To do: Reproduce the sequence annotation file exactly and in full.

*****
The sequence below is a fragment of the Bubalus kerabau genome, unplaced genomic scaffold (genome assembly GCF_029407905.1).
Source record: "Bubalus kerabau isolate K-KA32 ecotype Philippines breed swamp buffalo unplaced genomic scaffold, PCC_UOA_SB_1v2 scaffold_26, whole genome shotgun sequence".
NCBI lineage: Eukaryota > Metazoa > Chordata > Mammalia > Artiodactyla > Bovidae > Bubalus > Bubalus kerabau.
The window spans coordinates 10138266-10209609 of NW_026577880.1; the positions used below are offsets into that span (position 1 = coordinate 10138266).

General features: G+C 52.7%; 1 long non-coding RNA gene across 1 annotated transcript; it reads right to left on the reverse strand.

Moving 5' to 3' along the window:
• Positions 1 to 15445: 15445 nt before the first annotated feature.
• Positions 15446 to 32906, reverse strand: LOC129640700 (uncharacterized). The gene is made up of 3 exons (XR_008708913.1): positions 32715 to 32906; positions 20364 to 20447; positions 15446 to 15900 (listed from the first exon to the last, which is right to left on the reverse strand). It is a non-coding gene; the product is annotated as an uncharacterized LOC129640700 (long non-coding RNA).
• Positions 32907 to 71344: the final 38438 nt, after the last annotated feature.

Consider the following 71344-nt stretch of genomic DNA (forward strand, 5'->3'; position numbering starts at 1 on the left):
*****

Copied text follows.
The sequence below is a fragment of the Bubalus kerabau genome, unplaced genomic scaffold (genome assembly GCF_029407905.1).
Source record: "Bubalus kerabau isolate K-KA32 ecotype Philippines breed swamp buffalo unplaced genomic scaffold, PCC_UOA_SB_1v2 scaffold_26, whole genome shotgun sequence".
NCBI lineage: Eukaryota > Metazoa > Chordata > Mammalia > Artiodactyla > Bovidae > Bubalus > Bubalus kerabau.
The window spans coordinates 10138266-10209609 of NW_026577880.1; the positions used below are offsets into that span (position 1 = coordinate 10138266).

General features: G+C 52.7%; 1 long non-coding RNA gene across 1 annotated transcript; it reads right to left on the reverse strand.

Moving 5' to 3' along the window:
• Positions 1 to 15445: 15445 nt before the first annotated feature.
• Positions 15446 to 32906, reverse strand: LOC129640700 (uncharacterized). The gene is made up of 3 exons (XR_008708913.1): positions 32715 to 32906; positions 20364 to 20447; positions 15446 to 15900 (listed from the first exon to the last, which is right to left on the reverse strand). It is a non-coding gene; the product is annotated as an uncharacterized LOC129640700 (long non-coding RNA).
• Positions 32907 to 71344: the final 38438 nt, after the last annotated feature.

Consider the following 71344-nt stretch of genomic DNA (forward strand, 5'->3'; position numbering starts at 1 on the left):